March 27, 2008, 2:00 pm

"Change something."

The distinguished economic historian Peter Lindert, who before his retirement had the office next to mine and who was a great good scholarly neighbor to me, tendered me the following after a session of explaining certain concepts to me. I thought I would share it with you all. If you don’t like it please blame Megan.


March 27, 2008, 12:52 pm

Great Moments in White Victimization: Johnson Vetoes the Civil Rights Act of 1866


On this day in 1866, President Andrew Johnson vetoed the Civil Rights Act, a piece of legislation that moderates in Congress had drafted to combat the notorious Black Codes. According to Eric Foner, the Civil Rights Act of 1866:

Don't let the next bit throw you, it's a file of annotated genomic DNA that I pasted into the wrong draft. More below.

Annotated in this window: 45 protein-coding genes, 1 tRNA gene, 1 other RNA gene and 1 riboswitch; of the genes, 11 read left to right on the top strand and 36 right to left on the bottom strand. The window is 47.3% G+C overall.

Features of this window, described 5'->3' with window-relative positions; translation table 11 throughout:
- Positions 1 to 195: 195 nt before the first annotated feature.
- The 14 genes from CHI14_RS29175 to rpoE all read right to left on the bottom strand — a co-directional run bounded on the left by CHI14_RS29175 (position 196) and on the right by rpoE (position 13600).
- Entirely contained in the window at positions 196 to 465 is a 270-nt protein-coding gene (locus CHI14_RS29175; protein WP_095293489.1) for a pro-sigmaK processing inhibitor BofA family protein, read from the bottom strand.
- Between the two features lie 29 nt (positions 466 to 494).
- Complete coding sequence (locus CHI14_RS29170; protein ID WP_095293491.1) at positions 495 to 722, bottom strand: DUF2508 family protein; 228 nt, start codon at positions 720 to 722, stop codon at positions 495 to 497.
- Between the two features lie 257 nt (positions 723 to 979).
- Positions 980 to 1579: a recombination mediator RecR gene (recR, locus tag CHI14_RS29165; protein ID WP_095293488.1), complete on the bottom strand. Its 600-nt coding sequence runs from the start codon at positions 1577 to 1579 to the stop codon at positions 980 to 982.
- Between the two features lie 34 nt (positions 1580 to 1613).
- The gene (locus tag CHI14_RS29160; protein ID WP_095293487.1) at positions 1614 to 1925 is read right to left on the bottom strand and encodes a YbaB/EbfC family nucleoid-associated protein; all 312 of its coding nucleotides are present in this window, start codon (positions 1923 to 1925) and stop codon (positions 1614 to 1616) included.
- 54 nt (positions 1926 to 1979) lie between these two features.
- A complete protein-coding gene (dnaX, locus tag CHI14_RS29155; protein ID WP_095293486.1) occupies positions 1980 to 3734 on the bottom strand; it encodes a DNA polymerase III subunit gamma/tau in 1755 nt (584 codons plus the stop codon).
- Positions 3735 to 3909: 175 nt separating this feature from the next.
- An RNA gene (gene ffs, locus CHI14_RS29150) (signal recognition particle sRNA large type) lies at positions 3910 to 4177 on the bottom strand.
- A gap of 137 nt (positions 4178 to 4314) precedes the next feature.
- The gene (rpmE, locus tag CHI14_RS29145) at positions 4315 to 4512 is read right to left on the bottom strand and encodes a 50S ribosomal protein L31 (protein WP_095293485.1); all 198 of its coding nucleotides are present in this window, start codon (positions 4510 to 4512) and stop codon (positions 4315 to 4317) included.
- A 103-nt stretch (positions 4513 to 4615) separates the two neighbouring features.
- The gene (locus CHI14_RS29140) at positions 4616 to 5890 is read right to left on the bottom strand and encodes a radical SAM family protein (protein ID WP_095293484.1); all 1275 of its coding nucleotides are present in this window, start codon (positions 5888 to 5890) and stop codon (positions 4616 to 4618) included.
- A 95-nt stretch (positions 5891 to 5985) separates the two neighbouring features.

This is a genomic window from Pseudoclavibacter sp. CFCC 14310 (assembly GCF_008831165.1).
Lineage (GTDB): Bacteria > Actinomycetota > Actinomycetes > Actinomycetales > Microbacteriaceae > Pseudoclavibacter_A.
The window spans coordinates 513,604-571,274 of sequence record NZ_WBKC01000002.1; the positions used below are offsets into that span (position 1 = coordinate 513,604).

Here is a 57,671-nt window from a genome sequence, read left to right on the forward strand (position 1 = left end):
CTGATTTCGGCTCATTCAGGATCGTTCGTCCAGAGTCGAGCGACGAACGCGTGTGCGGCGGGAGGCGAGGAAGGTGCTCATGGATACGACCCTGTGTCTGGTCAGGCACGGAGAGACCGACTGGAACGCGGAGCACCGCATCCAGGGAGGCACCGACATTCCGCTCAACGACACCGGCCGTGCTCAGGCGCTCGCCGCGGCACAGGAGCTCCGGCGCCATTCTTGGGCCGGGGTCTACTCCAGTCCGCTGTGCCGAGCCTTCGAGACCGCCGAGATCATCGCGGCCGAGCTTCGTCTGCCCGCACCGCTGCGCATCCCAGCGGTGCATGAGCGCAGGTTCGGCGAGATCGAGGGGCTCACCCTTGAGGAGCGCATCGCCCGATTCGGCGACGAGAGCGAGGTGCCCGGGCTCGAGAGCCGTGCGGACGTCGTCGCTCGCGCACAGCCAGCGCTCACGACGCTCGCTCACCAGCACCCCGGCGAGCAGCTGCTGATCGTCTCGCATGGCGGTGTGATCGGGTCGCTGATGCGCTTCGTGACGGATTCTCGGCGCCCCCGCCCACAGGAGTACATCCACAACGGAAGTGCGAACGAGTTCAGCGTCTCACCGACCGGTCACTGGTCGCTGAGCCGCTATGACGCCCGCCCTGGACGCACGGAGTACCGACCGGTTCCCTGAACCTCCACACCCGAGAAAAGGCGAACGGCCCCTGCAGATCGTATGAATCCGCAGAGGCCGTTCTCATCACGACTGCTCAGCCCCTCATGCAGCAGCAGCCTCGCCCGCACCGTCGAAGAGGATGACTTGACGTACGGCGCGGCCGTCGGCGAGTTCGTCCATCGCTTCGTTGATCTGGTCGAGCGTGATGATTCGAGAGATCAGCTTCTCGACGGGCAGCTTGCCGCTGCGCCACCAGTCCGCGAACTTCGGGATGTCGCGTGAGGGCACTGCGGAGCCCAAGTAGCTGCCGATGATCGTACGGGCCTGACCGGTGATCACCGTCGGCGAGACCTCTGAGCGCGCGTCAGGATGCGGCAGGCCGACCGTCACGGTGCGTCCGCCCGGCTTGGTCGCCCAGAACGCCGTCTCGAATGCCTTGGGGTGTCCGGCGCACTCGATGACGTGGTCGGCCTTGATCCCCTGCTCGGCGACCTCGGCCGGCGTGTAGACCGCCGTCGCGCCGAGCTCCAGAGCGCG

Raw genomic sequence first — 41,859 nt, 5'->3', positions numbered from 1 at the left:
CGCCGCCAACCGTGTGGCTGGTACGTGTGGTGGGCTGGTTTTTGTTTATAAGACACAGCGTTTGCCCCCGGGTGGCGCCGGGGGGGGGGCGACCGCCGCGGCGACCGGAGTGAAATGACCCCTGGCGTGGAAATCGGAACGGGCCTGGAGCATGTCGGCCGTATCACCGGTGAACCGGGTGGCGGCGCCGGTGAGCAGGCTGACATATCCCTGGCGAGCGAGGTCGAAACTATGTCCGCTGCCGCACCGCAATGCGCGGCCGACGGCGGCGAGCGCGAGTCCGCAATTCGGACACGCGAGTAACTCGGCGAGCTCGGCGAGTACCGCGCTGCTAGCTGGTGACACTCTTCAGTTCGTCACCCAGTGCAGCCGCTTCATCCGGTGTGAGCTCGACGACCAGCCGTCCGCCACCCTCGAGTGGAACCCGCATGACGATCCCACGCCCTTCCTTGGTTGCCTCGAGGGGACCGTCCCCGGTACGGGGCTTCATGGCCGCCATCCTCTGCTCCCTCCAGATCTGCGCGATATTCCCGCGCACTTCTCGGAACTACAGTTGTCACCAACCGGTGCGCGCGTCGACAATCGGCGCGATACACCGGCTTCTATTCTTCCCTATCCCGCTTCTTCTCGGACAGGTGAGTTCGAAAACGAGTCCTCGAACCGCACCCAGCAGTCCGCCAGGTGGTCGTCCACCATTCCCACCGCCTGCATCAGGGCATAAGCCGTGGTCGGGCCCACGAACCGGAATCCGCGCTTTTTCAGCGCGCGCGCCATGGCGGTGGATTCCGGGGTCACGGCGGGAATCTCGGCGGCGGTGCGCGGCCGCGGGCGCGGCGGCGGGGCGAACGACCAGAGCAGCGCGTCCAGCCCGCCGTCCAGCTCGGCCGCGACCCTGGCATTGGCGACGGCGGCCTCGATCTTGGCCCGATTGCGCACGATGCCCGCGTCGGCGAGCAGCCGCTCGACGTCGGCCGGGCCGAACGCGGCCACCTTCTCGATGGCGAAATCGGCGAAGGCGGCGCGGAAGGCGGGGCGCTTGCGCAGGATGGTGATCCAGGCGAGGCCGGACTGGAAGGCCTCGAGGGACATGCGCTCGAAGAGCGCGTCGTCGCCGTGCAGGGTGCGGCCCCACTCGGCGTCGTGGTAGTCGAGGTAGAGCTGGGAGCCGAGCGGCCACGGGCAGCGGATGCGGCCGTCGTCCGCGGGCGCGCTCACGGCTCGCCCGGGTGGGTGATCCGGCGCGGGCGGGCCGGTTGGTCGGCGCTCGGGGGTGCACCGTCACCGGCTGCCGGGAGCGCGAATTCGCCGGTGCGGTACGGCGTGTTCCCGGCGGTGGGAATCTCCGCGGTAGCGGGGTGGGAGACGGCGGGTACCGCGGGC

March 27, 2008, 9:32 am

Barack Obama: Still Good for the Jews

Ezra Klein points to this fascinating article by Gershom Gorenberg (who has an awesome blog). Gorenberg argues that the Clinton camp’s effort to slime Barack Obama by tarring one of his advisors, Robert Malley, as an anti-Semite is misguided on several levels, the most significant being that Malley isn’t actually an anti-Semite.


March 26, 2008, 10:59 pm

Richard Mellon Scaife: As Bad as the Kansas-Nebraska Act? Or the Fugitive Slave Act?

Perhaps. It’s probably too soon to tell for sure. Still, bear with me while I explain.


March 26, 2008, 10:58 pm

What's above the fold? 3/27/08